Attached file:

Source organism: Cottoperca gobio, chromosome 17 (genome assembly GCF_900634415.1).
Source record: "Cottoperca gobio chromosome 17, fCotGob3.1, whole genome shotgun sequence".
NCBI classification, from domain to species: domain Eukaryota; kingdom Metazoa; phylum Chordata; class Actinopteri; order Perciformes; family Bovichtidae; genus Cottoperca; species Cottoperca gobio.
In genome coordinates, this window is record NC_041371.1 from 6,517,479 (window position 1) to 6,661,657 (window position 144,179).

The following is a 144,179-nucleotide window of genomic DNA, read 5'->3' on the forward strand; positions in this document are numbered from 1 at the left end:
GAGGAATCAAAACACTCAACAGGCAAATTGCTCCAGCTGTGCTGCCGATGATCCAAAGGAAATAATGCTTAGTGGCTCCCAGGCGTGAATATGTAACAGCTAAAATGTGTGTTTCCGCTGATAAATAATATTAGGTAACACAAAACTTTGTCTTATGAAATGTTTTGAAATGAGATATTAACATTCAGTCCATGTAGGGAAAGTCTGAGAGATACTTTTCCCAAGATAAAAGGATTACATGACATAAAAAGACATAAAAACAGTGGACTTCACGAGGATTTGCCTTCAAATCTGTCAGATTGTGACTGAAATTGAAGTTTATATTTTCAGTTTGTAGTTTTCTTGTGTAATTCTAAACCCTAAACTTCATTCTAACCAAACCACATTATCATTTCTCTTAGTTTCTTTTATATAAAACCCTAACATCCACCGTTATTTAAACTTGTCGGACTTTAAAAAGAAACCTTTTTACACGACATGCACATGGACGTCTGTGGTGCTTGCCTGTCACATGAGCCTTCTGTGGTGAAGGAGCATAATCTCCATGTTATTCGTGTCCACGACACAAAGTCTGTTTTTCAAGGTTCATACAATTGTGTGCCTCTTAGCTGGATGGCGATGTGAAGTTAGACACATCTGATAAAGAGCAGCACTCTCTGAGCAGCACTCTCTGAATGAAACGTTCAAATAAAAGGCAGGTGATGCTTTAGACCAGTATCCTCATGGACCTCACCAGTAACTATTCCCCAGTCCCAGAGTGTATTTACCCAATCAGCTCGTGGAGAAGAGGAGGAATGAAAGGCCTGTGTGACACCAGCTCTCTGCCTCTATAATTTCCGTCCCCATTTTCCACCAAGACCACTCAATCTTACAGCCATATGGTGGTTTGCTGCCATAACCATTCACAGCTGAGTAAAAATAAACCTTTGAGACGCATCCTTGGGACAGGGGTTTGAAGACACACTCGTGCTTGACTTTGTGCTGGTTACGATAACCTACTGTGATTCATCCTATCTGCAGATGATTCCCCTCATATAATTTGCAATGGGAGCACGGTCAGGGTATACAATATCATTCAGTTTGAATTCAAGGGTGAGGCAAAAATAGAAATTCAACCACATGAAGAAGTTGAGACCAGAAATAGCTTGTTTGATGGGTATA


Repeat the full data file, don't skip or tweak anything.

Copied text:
Source organism: Cottoperca gobio, chromosome 17 (genome assembly GCF_900634415.1).
Source record: "Cottoperca gobio chromosome 17, fCotGob3.1, whole genome shotgun sequence".
NCBI classification, from domain to species: domain Eukaryota; kingdom Metazoa; phylum Chordata; class Actinopteri; order Perciformes; family Bovichtidae; genus Cottoperca; species Cottoperca gobio.
In genome coordinates, this window is record NC_041371.1 from 6,517,479 (window position 1) to 6,661,657 (window position 144,179).

The following is a 144,179-nucleotide window of genomic DNA, read 5'->3' on the forward strand; positions in this document are numbered from 1 at the left end:
GAGGAATCAAAACACTCAACAGGCAAATTGCTCCAGCTGTGCTGCCGATGATCCAAAGGAAATAATGCTTAGTGGCTCCCAGGCGTGAATATGTAACAGCTAAAATGTGTGTTTCCGCTGATAAATAATATTAGGTAACACAAAACTTTGTCTTATGAAATGTTTTGAAATGAGATATTAACATTCAGTCCATGTAGGGAAAGTCTGAGAGATACTTTTCCCAAGATAAAAGGATTACATGACATAAAAAGACATAAAAACAGTGGACTTCACGAGGATTTGCCTTCAAATCTGTCAGATTGTGACTGAAATTGAAGTTTATATTTTCAGTTTGTAGTTTTCTTGTGTAATTCTAAACCCTAAACTTCATTCTAACCAAACCACATTATCATTTCTCTTAGTTTCTTTTATATAAAACCCTAACATCCACCGTTATTTAAACTTGTCGGACTTTAAAAAGAAACCTTTTTACACGACATGCACATGGACGTCTGTGGTGCTTGCCTGTCACATGAGCCTTCTGTGGTGAAGGAGCATAATCTCCATGTTATTCGTGTCCACGACACAAAGTCTGTTTTTCAAGGTTCATACAATTGTGTGCCTCTTAGCTGGATGGCGATGTGAAGTTAGACACATCTGATAAAGAGCAGCACTCTCTGAGCAGCACTCTCTGAATGAAACGTTCAAATAAAAGGCAGGTGATGCTTTAGACCAGTATCCTCATGGACCTCACCAGTAACTATTCCCCAGTCCCAGAGTGTATTTACCCAATCAGCTCGTGGAGAAGAGGAGGAATGAAAGGCCTGTGTGACACCAGCTCTCTGCCTCTATAATTTCCGTCCCCATTTTCCACCAAGACCACTCAATCTTACAGCCATATGGTGGTTTGCTGCCATAACCATTCACAGCTGAGTAAAAATAAACCTTTGAGACGCATCCTTGGGACAGGGGTTTGAAGACACACTCGTGCTTGACTTTGTGCTGGTTACGATAACCTACTGTGATTCATCCTATCTGCAGATGATTCCCCTCATATAATTTGCAATGGGAGCACGGTCAGGGTATACAATATCATTCAGTTTGAATTCAAGGGTGAGGCAAAAATAGAAATTCAACCACATGAAGAAGTTGAGACCAGAAATAGCTTGTTTGATGGGTATA